Playground Fix Taking Too Long

Audit Slams Parks Dept. For Slow Maintenance

The Parks Department dragged its feet in making both routine and emergency repairs at playgrounds in Queens and other parts of the city, according to an audit conducted by the office of City Comptroller John Liu published last Thursday, Apr. 11.

Liu stated the Parks Department followed through on 87 percent of the 6,164 work orders at Queens locations filed between Apr. 1, 2011 and Mar. 31, 2012. The repairs corrected conditions ranging from the minor (such as deteriorated padding on playground surfaces) to the dangerous (such as loose monkey bars).

While 64 percent of the 5,269 work orders completed in Queens were resolved within 30 days time, the comptroller noted, another 16 percent were addressed more than 90 days after the original order was filed.

The longest wait time for a repair order at a Queens playground was in Ozone Park. According to the audit, the Parks Department waited 272 days to complete repairs to remediate uplifted curled edges on the safety surface at the London Planetree Playground, located at the corner of Atlantic Avenue and 88th Street.

Reportedly, the Parks Department ordered the work on July 24, 2011, but registered that the repairs were completed on Apr. 20, 2012.

It also took the Parks Department more than 200 days to fix a protruding chain link fence at eye level in the handball court of Leo Ehrenreich- Austin Street Playground, located at the corner of Austin Street and 76th Road in Forest Hills. According to the audit, the work order was filed on June 19, 2011, but the repair was made on Jan. 20, 2012, approximately 215 days later.

Liu’s audit also found that the Parks Department was slow to fix loose monkey bars found at the Vito Maranzano (Glendale) Playground, located at the corner of Central Avenue and 70th Street in Glendale. The work order to repair the condition was filed on June 18, 2011, and the problem was reported as being resolved 209 days later, on Jan. 12, 2012.

Additionally, the comptroller noted, while the Parks Department completed repairs to 89 percent of hazardous conditions classified as being in need of “immediate attention,” the remaining 11 percent of such problems took more than 30 days to remedy.

Auditors also claimed that the Parks Department’s Park Inspection Program investigators misidentified 55 work orders which met the qualifications for being in need of immediate attention.

“It’s bad enough that the city is slow in keeping up with routine maintenance and repairs to playgrounds, but it is unconscionable for the city to drag its feet on fixing hazards that can injure children,” Liu said in a press release issued last Friday. “No child should get hurt on a playground or play equipment that the city knows is damaged. The Parks Department needs to better prioritize repairs to our children’s play areas.”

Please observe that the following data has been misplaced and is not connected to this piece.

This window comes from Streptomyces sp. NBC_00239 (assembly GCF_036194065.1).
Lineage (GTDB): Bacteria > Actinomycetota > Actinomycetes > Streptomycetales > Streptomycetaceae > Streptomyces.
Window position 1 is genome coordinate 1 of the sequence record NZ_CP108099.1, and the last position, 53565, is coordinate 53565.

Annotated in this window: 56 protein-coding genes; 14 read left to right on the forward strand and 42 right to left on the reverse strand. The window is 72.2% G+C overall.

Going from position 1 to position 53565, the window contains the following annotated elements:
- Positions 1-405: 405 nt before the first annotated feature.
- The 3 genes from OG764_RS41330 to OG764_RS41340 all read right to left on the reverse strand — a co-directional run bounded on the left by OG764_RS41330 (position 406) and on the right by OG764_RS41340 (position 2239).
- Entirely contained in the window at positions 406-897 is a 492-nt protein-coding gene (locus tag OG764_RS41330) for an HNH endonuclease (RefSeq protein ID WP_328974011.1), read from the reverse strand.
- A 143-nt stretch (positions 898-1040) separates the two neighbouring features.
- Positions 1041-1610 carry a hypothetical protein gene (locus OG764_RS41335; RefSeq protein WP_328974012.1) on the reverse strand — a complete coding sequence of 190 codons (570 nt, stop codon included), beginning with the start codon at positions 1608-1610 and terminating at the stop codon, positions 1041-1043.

The audit called upon the Parks Department to follow the following recommendations:

– implement standards to ensure supervisory inspections adhere to Parks Inspection Program standards for remediating immediate action conditions;

– remediate all work orders with hazardous conditions within 30 days;

– ensure immediate action repairs are made within 30 days;

– categorize work order repair types and assign specific timeframes for remediating repairs in each category;

– categorize conditions identified by district supervisors using same criteria used by the Parks Inspection Program inspectors;

– monitor open work orders that are identified as hazardous and resolve them promptly;

– follow up on work requests to ensure they have been processed; and

– create work orders before repairs are completed.

In response to Liu’s audit, the Parks Department-in a Jan. 29 letter to Deputy Comptroller for Audit Tina Kim-disagreed with several of the inquiry’s findings, maintaining that the agency prioritized work orders and completed them in a timely manner.

“The reports do not acknowledge the complexity of the workload, nor the decision-making processes and procedures taken to ensure that the most important or critical work orders are prioritized and completed in a timely fashion,” Liam Kavanagh, first deputy commissioner of the Parks Department, stated in the letter to Kim. “Therefore, we disagree with the way in which the information is presented. We agree that a formal review process for all open work orders would ensure that all requests are managed appropriately. However, we strongly disagree with the finding that Parks did not resolve work orders in a timely manner.”

Further information about the audit can be found online at www.comptroller.nyc.gov.

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